Travel Gear ScanSmart Backpack
Under Armour
Storm Hustle II Backpack
Tactical Rush BackPack
Right Pack Backpack
Lightweight Travel Backpack
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Lies flat for easier airport security processing. Accommodates up to 17" laptop. Generous supply of external pockets for paperwork and electronics.

Polyester/nylon outer shell very water-resistant. Holds up to 15" laptop. Two water bottle pockets easily accessible. Secure, waterproof valuables pocket in front.

Tactical design optimal for camping and hiking. Mesh pockets for maximum drainage. Draw cord allows for expansion when necessary.

Heavy duty leather and Cordura outer shell provides durability. Classic book bag design also accommodates laptops. Padded shoulder straps or handle grip.

Will fold into central compartment for easier storage. Surprisingly room and lightweight. Works equally well as a carry on, a book bag or travel bag.


Padding adds weight and bulkiness. Straps and zippers have durability issues. Side-opening pocket for laptop not ideal for safe handling.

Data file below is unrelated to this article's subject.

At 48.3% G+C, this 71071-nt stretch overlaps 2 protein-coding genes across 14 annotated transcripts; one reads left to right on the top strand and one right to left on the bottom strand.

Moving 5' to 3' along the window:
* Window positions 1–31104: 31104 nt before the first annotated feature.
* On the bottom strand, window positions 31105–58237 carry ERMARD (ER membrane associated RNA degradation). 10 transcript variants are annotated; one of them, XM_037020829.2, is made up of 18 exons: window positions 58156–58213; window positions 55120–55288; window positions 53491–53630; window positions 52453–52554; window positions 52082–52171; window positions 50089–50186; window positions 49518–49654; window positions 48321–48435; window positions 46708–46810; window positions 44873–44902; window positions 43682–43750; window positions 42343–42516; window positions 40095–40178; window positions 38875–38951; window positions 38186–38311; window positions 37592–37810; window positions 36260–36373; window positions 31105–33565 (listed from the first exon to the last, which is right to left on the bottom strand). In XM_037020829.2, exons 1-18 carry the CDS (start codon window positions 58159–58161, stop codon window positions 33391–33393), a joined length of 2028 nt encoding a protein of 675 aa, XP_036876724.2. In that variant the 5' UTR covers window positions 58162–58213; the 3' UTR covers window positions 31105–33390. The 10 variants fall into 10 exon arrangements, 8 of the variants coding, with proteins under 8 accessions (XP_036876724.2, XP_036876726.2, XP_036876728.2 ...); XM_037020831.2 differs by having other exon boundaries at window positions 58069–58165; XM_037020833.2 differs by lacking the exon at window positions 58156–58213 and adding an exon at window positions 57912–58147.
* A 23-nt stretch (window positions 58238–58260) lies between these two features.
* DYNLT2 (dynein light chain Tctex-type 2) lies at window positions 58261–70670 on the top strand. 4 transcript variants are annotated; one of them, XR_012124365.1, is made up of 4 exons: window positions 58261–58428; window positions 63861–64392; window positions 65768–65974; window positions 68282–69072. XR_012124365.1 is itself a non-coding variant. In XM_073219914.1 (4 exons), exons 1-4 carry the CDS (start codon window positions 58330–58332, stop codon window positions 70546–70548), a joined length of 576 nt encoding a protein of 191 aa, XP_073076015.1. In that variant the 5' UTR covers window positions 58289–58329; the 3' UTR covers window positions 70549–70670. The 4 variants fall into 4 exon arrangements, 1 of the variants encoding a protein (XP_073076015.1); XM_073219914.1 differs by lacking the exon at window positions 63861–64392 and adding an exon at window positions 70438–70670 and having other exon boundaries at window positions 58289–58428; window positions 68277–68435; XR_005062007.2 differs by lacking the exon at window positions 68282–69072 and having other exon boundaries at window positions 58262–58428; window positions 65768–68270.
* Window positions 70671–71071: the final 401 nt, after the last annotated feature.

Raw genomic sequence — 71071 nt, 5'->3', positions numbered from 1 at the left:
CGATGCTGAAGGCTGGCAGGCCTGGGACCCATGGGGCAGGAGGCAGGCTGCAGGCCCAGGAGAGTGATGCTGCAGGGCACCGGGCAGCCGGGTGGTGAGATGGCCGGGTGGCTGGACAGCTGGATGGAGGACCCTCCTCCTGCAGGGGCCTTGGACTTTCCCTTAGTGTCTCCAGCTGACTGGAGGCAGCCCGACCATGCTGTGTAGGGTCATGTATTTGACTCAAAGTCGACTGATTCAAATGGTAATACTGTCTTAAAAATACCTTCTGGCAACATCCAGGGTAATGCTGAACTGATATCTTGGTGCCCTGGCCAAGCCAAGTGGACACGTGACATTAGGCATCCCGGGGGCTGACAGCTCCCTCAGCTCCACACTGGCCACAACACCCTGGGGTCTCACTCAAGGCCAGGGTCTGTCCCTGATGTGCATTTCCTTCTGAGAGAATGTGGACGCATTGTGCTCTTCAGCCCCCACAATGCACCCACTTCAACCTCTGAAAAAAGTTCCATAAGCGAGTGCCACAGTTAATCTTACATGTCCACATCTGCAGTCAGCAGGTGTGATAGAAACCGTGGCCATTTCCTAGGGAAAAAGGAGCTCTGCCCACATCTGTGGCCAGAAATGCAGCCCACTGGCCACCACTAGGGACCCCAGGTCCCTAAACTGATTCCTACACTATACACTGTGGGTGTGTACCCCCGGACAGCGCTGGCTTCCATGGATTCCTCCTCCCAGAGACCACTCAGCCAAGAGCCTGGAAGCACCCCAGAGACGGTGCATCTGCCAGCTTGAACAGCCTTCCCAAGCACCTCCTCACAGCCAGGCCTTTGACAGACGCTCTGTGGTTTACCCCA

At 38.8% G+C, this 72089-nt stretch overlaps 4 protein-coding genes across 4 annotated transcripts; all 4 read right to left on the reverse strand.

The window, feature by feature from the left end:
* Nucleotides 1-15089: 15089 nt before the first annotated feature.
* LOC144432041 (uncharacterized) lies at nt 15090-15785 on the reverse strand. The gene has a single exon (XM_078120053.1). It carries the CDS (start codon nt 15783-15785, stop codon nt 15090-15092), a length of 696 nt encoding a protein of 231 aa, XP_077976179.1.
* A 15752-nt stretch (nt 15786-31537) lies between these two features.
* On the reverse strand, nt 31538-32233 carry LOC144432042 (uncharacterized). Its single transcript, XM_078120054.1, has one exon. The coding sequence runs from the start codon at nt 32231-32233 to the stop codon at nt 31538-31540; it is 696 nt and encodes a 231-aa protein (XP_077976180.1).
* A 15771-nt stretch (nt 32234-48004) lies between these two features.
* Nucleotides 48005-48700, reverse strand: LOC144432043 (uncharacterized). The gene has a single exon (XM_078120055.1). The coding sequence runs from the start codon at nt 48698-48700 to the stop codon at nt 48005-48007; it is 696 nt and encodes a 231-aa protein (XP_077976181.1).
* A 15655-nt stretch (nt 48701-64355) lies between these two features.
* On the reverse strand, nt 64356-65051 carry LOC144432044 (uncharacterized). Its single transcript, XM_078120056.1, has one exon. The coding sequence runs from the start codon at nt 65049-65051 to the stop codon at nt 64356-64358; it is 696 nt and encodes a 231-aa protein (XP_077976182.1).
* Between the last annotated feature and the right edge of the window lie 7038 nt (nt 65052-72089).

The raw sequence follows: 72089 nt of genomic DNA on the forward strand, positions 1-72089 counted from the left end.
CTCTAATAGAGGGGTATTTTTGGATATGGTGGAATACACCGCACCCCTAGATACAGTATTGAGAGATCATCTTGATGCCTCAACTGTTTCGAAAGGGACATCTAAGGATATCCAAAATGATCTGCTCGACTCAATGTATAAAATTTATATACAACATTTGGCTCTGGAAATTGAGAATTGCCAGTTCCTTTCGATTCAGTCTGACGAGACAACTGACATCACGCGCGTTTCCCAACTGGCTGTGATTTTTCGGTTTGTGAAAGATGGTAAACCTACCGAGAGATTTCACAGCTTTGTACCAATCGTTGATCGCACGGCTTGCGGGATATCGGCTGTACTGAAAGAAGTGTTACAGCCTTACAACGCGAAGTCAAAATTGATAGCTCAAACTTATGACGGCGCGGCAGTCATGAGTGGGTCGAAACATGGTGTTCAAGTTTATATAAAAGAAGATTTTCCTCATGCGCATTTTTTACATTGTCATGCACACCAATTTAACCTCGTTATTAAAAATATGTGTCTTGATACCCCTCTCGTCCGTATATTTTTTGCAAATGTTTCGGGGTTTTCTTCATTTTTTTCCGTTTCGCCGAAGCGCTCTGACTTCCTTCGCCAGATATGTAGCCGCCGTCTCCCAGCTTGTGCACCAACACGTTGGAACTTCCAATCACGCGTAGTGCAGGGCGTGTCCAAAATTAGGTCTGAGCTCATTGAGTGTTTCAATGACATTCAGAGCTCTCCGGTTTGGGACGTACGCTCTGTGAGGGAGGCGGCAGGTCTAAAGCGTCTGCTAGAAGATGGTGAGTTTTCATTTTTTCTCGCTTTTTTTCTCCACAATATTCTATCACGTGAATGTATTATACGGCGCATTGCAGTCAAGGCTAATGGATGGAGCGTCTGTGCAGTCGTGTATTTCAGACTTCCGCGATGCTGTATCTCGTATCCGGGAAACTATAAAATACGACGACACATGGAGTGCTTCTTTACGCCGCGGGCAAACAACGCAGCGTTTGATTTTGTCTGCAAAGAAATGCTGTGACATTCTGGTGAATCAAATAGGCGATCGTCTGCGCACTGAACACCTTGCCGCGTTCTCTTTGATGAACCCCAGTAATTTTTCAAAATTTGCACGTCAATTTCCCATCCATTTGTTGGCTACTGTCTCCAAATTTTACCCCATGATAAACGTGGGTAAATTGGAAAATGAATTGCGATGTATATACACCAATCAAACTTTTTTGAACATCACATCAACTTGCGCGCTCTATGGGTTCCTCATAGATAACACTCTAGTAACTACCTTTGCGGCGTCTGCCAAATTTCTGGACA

Dimensions may be smaller than expected. Zippers have been known to fail prematurely. Many inferior knock-off models on the market.

Not ideal for transporting laptops or other electronic devices. Can form uncomfortable pressure points. Waist belt not included in design.

Zippers are plastic and hems are prone to fraying. Lower end models without leather bottoms can tear easily. Limited number of pockets.

Construction material may not hold up in hot weather. Limited capacity for larger laptops. Seams can fail under moderate stress.

Bottom Line

The SwissGear can perform equally well as a backpack or carry on bag. We like the number and size of its external pockets.Versatile enough to be a book bag during the week and a travel backpack on weekends.

This is a great choice as a school book bag or overnight backpack. Not quite as roomy as others on our list, but exceptionally comfortable and adjustable. Solid brand name, but watch for counterfeits.